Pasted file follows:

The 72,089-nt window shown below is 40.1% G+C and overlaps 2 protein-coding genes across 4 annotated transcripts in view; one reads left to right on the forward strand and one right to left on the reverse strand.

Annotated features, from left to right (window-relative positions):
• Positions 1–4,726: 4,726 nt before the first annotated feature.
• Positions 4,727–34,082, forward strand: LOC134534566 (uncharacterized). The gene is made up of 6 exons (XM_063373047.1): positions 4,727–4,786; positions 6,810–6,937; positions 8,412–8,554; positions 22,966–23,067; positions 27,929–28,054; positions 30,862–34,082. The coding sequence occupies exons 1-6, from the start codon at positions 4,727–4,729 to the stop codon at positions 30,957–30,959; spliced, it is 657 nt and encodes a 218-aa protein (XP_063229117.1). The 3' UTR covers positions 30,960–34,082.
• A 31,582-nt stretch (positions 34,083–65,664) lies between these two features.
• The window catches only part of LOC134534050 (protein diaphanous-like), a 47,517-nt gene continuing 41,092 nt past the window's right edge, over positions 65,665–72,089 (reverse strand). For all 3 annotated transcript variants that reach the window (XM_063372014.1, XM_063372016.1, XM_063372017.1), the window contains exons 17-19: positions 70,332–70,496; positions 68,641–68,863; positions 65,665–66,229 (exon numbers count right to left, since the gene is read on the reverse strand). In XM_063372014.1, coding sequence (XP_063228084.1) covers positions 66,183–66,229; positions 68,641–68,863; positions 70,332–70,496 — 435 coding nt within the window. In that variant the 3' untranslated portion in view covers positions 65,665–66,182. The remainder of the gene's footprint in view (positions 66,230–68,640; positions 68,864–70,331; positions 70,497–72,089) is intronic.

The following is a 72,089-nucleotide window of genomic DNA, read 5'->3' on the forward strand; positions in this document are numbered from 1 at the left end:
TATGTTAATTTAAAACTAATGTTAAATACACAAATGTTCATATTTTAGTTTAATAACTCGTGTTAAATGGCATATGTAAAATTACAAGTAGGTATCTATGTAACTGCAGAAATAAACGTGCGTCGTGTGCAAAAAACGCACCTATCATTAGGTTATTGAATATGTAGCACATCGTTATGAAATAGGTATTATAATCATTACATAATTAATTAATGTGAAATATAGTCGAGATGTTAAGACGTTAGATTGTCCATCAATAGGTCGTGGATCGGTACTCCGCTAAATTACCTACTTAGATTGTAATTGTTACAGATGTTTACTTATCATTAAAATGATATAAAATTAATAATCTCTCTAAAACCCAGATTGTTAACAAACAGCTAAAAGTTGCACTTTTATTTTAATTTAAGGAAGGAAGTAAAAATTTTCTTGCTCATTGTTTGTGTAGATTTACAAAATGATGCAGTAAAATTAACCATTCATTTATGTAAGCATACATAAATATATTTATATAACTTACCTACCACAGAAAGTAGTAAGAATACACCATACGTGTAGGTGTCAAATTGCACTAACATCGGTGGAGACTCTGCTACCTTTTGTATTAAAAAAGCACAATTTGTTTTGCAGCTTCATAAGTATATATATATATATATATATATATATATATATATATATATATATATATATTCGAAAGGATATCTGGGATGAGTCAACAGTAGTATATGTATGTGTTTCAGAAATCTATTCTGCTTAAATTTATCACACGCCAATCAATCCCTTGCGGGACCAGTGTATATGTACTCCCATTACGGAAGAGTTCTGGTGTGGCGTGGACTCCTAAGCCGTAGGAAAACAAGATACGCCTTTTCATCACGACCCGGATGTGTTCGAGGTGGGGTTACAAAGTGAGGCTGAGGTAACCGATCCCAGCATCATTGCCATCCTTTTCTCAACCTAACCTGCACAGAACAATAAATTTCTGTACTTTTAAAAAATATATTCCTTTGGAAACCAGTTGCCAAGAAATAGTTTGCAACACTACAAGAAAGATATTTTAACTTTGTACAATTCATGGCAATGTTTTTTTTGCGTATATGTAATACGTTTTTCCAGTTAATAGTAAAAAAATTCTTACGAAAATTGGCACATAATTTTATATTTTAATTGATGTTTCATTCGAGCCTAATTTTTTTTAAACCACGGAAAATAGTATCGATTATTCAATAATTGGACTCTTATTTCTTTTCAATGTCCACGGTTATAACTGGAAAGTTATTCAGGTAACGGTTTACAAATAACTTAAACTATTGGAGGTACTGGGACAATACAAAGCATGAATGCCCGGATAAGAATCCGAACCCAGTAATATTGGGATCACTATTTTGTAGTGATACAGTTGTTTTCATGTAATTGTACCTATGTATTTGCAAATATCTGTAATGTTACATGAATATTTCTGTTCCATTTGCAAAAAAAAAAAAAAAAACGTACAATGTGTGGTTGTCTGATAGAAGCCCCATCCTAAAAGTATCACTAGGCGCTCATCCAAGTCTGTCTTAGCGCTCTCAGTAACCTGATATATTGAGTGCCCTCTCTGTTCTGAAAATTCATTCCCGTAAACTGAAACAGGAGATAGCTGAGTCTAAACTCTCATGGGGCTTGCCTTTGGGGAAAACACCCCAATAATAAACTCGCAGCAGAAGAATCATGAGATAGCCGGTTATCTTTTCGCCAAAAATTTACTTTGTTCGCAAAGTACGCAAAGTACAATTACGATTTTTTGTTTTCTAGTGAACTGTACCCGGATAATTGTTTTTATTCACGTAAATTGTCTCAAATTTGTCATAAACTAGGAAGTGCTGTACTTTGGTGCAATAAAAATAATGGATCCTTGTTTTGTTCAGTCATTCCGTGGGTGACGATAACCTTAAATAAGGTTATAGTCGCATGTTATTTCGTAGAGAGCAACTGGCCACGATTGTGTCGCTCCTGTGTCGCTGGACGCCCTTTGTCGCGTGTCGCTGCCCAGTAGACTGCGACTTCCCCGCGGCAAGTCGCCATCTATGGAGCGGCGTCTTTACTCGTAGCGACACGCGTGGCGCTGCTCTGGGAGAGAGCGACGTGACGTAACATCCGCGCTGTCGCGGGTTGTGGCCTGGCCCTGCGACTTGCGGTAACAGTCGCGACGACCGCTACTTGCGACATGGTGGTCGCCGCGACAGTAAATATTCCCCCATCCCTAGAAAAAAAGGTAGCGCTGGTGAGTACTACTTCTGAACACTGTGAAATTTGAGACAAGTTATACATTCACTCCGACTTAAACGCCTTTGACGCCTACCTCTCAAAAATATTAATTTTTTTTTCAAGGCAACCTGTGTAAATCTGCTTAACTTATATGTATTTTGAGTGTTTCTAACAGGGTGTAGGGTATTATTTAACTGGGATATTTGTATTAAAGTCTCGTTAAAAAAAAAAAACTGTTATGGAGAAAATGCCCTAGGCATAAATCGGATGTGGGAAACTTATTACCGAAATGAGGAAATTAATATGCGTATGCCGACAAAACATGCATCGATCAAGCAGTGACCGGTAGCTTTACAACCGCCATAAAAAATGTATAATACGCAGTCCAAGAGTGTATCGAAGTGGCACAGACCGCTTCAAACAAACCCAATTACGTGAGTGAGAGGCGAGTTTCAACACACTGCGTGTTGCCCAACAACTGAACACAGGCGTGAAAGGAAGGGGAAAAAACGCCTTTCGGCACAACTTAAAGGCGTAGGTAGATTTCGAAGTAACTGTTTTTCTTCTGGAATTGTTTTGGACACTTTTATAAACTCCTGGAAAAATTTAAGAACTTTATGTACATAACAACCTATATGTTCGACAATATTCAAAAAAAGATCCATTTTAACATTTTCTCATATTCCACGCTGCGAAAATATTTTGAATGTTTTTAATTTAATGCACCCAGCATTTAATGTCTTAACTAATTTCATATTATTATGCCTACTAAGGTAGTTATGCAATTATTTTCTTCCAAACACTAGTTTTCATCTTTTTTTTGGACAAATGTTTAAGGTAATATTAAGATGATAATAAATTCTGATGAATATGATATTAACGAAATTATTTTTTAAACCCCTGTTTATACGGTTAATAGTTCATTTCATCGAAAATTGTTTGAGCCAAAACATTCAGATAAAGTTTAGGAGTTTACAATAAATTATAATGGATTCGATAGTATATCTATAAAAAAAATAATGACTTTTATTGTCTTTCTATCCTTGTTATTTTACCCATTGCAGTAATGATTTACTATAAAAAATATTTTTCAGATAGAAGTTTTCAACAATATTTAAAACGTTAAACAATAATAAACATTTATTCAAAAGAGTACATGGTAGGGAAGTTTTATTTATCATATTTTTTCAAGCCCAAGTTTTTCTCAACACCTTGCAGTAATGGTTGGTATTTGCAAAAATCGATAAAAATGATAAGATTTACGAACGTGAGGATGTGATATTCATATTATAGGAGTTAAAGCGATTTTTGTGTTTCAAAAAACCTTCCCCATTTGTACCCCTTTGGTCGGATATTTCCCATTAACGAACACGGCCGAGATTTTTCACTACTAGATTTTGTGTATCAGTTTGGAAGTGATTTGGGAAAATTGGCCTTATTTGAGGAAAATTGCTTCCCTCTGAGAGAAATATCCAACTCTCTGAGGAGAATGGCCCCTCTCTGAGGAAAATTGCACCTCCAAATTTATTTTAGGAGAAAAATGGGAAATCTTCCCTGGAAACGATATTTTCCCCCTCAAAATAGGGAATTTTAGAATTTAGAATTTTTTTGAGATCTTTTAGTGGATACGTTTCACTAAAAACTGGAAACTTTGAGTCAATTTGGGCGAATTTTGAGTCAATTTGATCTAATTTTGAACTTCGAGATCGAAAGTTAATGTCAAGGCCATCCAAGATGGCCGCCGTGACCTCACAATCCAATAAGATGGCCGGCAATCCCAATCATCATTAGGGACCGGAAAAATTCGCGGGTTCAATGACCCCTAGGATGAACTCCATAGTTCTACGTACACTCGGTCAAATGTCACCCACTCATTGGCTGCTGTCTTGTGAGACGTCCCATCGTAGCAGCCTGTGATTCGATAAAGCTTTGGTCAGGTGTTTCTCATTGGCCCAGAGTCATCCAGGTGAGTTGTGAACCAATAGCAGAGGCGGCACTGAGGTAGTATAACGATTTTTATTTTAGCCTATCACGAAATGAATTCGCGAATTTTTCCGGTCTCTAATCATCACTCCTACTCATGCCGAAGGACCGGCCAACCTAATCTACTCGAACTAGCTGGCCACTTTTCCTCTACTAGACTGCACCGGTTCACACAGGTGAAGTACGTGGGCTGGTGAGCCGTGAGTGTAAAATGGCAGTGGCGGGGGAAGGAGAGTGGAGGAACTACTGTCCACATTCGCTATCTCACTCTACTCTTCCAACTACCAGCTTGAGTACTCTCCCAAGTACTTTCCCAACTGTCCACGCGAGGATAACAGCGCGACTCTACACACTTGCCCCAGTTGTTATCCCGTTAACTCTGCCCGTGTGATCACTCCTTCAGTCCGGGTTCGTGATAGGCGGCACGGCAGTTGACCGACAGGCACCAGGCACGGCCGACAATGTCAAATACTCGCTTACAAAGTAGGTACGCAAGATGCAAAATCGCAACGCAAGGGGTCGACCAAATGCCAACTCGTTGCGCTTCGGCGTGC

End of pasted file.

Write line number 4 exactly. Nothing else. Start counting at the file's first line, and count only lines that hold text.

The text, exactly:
• Positions 4,727–34,082, forward strand: LOC134534566 (uncharacterized). The gene is made up of 6 exons (XM_063373047.1): positions 4,727–4,786; positions 6,810–6,937; positions 8,412–8,554; positions 22,966–23,067; positions 27,929–28,054; positions 30,862–34,082. The coding sequence occupies exons 1-6, from the start codon at positions 4,727–4,729 to the stop codon at positions 30,957–30,959; spliced, it is 657 nt and encodes a 218-aa protein (XP_063229117.1). The 3' UTR covers positions 30,960–34,082.